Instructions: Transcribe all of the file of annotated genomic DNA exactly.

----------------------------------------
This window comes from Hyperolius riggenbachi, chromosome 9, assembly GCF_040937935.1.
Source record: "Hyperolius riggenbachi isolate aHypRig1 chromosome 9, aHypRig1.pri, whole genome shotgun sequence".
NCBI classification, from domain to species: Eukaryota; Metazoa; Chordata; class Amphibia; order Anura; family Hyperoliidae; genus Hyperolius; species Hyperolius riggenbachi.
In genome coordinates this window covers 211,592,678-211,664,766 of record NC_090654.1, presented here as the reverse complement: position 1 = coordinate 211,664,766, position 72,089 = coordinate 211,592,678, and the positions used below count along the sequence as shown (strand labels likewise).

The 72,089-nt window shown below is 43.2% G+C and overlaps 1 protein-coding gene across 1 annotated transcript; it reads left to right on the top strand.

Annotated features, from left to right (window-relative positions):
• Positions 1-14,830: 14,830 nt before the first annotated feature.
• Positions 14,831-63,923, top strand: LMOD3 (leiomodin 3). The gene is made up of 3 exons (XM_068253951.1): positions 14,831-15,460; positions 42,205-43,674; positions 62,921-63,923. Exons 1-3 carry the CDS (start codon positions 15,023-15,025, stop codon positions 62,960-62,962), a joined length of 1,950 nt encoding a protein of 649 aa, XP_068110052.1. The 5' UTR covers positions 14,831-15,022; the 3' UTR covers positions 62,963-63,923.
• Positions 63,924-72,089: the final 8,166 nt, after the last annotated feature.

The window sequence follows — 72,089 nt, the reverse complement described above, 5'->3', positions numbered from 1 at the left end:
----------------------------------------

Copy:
This window comes from Hyperolius riggenbachi, chromosome 9, assembly GCF_040937935.1.
Source record: "Hyperolius riggenbachi isolate aHypRig1 chromosome 9, aHypRig1.pri, whole genome shotgun sequence".
NCBI classification, from domain to species: Eukaryota; Metazoa; Chordata; class Amphibia; order Anura; family Hyperoliidae; genus Hyperolius; species Hyperolius riggenbachi.
In genome coordinates this window covers 211,592,678-211,664,766 of record NC_090654.1, presented here as the reverse complement: position 1 = coordinate 211,664,766, position 72,089 = coordinate 211,592,678, and the positions used below count along the sequence as shown (strand labels likewise).

The 72,089-nt window shown below is 43.2% G+C and overlaps 1 protein-coding gene across 1 annotated transcript; it reads left to right on the top strand.

Annotated features, from left to right (window-relative positions):
• Positions 1-14,830: 14,830 nt before the first annotated feature.
• Positions 14,831-63,923, top strand: LMOD3 (leiomodin 3). The gene is made up of 3 exons (XM_068253951.1): positions 14,831-15,460; positions 42,205-43,674; positions 62,921-63,923. Exons 1-3 carry the CDS (start codon positions 15,023-15,025, stop codon positions 62,960-62,962), a joined length of 1,950 nt encoding a protein of 649 aa, XP_068110052.1. The 5' UTR covers positions 14,831-15,022; the 3' UTR covers positions 62,963-63,923.
• Positions 63,924-72,089: the final 8,166 nt, after the last annotated feature.

The window sequence follows — 72,089 nt, the reverse complement described above, 5'->3', positions numbered from 1 at the left end: